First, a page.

Taylor Farms plans to rebuild Salinas facility after 4-alarm fire

Food processing plant was set to begin seasonal operations when April 13 blaze erupted

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Nearly 100 firefighters from 22 fire units across Monterey County respond to a four-alarm fire April 13 at Taylor Farms’ food production facility in Salinas. (Salinas Police Department)

SALINAS — Multiple agencies from across Monterey County responded to a four-alarm fire that severely damaged Taylor Farms’ food production facility in Salinas last Wednesday.

The 225,000-square-foot building, located in the 1200 block of Abbott Street, had been closed for the winter but was in the process of restarting operations for the upcoming season when the fire broke out shortly after 7 p.m. on April 13. All onsite employees were evacuated, and no injuries were reported.

Salinas Fire Department arrived at the processing plant within minutes, and as the fire progressed, mutual aid from across the county was requested.

Nearly 100 firefighters from 22 fire units responded, in addition to Salinas Police Department, Monterey County Health Department, Environmental Protection Agency, California Highway Patrol, PG&E and state and local Offices of Emergency Services.

Approximately 35,000 pounds of ammonia were on the property, creating concern for the potential of a hazmat situation and explosion.

“The fire progressed to the point that it posed a significant risk for a potential explosion of ammonia that is located in the plant,” said Sam Klemek, deputy fire chief and incident commander. “For that reason, we pulled back our units to a safe area and began evacuation notices for the immediate area around the plant.”

The immediate area, about a 1-mile radius from the site, was evacuated in the early morning of April 14, and shelter-in-place advisories were issued for the surrounding areas “out of an abundance of caution,” the fire department said in a news release.

Multiple agencies from across Monterey County respond to a four-alarm fire that severely damaged Taylor Farms’ food production facility in Salinas on April 13. The company plans to continue operating its Yuma, Ariz., plant while the Salinas facility is rebuilt. (Salinas Police Department)

According to Salinas Fire Chief Michele Vaughn, anhydrous ammonia is “moisture seeking,” which means it can irritate one’s eyes, nose and throat and cause chemical burns.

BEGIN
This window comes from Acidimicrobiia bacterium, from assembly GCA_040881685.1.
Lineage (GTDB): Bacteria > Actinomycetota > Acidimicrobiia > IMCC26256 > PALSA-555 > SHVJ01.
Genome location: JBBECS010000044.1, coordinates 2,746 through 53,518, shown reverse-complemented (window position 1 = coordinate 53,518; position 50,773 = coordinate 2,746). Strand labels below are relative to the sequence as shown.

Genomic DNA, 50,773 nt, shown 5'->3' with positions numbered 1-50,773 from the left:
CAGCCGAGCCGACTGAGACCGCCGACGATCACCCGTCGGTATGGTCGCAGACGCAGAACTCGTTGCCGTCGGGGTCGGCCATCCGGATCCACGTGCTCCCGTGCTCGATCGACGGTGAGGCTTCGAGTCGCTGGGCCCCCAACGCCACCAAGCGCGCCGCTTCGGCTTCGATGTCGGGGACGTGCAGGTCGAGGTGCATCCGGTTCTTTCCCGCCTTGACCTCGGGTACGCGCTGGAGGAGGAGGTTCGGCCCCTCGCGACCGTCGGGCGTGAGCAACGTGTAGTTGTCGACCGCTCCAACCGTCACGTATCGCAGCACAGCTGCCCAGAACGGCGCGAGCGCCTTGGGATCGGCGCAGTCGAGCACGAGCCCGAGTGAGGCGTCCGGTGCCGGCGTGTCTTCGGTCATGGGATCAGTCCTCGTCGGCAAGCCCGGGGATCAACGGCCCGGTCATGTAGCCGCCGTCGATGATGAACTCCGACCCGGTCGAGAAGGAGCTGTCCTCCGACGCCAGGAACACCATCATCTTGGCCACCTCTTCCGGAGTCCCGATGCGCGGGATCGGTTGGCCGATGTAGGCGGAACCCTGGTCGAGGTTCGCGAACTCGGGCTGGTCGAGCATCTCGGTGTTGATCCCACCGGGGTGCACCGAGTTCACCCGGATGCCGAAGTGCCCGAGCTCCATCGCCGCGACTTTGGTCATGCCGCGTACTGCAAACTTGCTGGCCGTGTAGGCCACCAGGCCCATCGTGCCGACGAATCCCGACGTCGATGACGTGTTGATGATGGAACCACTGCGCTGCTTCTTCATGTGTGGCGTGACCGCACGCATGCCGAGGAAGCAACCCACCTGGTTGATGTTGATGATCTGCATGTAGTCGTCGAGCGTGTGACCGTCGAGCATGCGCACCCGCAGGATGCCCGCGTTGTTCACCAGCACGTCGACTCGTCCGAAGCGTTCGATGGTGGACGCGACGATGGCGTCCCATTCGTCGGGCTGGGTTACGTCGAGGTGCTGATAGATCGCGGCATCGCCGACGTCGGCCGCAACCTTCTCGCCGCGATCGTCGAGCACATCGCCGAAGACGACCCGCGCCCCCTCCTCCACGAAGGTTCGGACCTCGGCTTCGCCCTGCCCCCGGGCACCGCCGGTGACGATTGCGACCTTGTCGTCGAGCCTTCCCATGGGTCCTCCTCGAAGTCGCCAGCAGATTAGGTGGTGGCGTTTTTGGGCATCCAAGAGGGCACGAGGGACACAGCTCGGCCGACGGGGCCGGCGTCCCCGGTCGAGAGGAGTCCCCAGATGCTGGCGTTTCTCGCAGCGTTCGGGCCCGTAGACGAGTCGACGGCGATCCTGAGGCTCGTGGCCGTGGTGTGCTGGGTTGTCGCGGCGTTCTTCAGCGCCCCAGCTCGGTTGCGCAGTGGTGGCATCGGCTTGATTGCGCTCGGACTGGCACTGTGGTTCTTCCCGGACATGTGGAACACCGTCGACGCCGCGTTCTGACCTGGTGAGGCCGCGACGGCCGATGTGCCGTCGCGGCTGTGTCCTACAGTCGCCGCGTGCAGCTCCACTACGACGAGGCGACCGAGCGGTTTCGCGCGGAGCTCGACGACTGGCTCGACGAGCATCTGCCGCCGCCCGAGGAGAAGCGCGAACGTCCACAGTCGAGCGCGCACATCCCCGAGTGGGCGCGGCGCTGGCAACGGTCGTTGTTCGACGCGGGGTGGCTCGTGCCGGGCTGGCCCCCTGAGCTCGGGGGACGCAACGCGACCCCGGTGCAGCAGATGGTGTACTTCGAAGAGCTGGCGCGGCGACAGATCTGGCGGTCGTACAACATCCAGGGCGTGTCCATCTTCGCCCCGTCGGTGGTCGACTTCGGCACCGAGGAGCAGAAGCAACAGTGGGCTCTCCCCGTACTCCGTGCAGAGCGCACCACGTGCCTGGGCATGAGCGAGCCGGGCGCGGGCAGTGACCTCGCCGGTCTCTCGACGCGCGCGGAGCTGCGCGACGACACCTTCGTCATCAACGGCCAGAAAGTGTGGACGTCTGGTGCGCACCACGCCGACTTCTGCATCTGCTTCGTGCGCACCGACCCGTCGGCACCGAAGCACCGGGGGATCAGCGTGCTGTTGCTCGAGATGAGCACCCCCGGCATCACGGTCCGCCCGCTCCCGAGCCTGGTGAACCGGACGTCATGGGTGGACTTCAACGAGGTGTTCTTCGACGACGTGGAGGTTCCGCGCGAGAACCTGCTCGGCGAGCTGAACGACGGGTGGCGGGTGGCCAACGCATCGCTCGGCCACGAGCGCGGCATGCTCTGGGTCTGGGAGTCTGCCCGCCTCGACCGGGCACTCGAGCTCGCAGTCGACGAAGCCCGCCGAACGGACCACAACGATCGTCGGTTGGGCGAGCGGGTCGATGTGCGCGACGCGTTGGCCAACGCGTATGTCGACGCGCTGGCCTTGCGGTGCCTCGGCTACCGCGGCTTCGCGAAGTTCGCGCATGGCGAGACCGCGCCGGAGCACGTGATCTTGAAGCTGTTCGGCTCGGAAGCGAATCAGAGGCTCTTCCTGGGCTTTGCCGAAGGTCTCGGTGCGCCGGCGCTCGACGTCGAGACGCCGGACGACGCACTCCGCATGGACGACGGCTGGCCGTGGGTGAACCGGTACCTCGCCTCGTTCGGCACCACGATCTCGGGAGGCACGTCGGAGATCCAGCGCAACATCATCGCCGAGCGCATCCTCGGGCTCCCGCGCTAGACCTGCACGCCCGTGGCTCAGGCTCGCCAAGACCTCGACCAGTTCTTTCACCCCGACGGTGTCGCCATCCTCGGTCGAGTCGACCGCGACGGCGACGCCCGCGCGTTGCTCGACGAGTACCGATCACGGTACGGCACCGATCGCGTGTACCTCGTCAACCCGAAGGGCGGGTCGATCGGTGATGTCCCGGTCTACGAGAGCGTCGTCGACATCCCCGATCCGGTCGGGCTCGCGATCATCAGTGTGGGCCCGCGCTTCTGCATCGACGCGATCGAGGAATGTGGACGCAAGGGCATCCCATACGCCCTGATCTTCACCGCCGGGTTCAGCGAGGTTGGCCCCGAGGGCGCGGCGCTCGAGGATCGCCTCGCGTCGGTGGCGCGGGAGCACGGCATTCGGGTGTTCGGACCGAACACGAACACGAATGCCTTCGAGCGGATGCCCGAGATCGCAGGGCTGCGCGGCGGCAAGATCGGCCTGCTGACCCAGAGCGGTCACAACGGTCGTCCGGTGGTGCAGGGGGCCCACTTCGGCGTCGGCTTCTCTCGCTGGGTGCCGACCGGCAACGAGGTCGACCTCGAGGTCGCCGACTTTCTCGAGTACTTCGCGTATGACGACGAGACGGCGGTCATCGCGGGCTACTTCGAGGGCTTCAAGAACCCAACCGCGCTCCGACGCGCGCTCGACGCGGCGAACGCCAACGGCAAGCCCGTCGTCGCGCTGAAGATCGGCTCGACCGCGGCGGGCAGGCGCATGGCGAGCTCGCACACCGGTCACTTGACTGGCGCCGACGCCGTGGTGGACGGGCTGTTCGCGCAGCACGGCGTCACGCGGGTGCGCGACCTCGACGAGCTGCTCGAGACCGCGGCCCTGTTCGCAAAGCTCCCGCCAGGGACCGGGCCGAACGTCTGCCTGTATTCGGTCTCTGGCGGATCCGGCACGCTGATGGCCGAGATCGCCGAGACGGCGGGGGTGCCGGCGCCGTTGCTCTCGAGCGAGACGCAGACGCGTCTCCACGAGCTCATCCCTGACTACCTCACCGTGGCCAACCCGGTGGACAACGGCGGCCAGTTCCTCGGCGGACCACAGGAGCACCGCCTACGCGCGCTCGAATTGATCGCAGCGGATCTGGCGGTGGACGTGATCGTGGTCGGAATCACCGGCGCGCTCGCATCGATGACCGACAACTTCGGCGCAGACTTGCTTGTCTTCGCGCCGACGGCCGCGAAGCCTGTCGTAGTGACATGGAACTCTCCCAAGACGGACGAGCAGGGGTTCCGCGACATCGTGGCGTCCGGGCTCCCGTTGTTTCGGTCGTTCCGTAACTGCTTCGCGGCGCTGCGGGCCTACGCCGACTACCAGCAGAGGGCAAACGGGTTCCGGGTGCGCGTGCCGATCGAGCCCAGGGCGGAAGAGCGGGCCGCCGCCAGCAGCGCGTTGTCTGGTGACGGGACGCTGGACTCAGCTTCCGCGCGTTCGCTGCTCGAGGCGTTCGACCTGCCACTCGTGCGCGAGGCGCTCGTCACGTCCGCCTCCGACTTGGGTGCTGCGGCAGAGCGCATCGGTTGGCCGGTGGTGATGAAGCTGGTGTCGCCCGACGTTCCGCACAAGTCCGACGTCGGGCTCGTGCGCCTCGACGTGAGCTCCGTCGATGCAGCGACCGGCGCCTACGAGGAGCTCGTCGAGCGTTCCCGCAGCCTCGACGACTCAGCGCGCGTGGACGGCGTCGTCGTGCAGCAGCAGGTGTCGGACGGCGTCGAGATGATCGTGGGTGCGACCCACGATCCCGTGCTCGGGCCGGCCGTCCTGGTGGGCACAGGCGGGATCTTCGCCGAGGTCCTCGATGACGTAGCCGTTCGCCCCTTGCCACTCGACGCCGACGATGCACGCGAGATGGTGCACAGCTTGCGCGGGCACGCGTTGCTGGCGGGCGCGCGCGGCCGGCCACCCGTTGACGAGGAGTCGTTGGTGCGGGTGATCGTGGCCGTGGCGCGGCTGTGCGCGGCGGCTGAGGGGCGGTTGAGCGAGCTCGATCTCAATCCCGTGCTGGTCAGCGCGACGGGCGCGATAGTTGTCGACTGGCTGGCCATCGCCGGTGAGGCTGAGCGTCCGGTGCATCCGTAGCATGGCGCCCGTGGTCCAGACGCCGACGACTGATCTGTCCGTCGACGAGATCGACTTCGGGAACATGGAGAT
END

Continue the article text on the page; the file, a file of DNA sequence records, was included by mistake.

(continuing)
“It is also very explosive, so with that amount of ammonia (35,000 pounds), that could have been devastating to this community,” Vaughn added.

A moderate leak was found after the Hazmat Team arrived on scene to evaluate potential hazards. Once the leak was secured just after 1 p.m. Thursday, all evacuation and shelter-in-place advisories were lifted.

“The City of Salinas and Salinas Fire Department are thankful to the community for adhering to emergency advisories and to the multiple agencies from across Monterey County and from the state who provided aid throughout this incident,” the fire department said.

The cause of the fire is under investigation, but early indications point to a welding project that sparked a fire in a wall and eventually spread to the facility’s attic, Vaughn said.

A video posted online from Salinas Police shows the moment when the roof collapses as the fire tears through the structure.

Taylor Farms, the world’s largest producer of fresh-cut vegetables, plans to continue operating its Yuma, Ariz., plant, which is currently servicing its customers, while the Salinas facility is rebuilt.

The company’s 20 other production locations remain in operation, as well.

“Over the next few days and weeks, Taylor Farms will be utilizing all of our North American capacity to continue to support our partners with assured supply,” the company said in a statement. “Our total production locations and geographic diversity is our best defense to this scenario. We will work to reassign and support our Salinas foodservice production team this season as we rebuild the facility.”

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Ryan Cronk is the managing editor for King City Rustler and Salinas Valley Tribune, a unified publication of Greenfield News, Soledad Bee and Gonzales Tribune. He covers general news for South Monterey County and the surrounding communities.